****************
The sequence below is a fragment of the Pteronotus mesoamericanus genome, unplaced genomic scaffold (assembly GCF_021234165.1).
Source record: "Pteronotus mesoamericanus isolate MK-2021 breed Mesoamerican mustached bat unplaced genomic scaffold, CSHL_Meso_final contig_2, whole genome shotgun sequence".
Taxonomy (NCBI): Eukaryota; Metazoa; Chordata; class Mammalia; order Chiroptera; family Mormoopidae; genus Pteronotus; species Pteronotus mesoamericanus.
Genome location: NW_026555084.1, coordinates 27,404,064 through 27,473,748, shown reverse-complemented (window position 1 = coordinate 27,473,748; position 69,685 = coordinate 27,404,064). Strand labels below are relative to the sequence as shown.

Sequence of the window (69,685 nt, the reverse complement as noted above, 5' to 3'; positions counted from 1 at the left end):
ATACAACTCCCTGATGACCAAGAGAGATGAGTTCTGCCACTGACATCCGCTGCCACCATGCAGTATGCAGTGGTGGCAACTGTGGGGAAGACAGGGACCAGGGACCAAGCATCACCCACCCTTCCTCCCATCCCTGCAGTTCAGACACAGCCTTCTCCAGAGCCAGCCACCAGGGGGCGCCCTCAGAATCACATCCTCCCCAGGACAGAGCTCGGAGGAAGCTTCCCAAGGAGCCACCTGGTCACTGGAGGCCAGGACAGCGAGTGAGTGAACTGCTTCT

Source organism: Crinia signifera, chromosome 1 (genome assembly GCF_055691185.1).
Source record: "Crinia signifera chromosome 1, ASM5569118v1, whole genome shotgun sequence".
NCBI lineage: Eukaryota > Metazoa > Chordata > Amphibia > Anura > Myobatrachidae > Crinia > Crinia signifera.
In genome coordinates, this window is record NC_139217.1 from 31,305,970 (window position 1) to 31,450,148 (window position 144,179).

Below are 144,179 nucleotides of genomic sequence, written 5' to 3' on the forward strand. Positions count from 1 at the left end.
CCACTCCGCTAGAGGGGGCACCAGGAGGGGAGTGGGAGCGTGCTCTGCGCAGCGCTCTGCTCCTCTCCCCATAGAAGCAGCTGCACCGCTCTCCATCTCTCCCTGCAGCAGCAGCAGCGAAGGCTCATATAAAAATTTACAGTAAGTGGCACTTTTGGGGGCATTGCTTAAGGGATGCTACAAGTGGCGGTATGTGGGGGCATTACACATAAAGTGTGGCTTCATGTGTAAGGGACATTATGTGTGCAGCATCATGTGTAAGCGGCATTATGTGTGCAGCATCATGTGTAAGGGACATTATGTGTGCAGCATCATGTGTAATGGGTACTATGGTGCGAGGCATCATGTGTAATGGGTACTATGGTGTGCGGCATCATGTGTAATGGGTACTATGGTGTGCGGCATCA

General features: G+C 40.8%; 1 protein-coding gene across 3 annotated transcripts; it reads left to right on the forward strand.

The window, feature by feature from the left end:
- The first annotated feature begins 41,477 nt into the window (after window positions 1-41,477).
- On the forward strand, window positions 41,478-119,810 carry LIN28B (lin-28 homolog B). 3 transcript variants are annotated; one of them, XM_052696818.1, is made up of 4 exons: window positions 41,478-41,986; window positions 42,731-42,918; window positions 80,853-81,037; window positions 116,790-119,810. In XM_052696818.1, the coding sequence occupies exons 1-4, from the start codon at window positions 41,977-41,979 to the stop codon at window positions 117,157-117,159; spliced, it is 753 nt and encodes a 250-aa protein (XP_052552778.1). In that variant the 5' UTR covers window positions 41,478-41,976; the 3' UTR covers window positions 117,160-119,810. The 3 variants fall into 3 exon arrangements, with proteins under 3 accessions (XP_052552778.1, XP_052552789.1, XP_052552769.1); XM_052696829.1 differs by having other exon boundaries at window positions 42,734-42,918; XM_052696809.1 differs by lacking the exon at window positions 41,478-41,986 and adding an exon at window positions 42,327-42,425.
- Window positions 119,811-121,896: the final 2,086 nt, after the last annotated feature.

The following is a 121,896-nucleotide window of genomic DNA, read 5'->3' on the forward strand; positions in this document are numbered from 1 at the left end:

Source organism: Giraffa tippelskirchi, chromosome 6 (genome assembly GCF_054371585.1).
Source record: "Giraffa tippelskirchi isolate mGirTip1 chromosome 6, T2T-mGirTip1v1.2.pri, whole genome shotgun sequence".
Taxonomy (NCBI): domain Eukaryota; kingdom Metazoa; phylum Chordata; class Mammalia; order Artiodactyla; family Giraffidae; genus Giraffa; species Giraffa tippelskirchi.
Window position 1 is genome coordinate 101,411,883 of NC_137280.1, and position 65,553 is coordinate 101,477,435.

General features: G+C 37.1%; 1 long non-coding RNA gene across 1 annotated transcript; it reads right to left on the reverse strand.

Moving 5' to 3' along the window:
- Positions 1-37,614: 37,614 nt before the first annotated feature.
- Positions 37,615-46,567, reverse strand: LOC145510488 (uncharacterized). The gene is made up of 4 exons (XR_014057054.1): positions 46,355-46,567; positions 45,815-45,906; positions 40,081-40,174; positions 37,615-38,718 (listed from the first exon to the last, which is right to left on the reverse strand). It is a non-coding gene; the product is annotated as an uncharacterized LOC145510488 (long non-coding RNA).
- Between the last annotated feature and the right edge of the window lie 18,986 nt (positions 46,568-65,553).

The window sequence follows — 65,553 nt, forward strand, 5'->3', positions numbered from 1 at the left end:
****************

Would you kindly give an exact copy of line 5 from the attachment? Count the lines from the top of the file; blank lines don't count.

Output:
Sequence of the window (69,685 nt, the reverse complement as noted above, 5' to 3'; positions counted from 1 at the left end):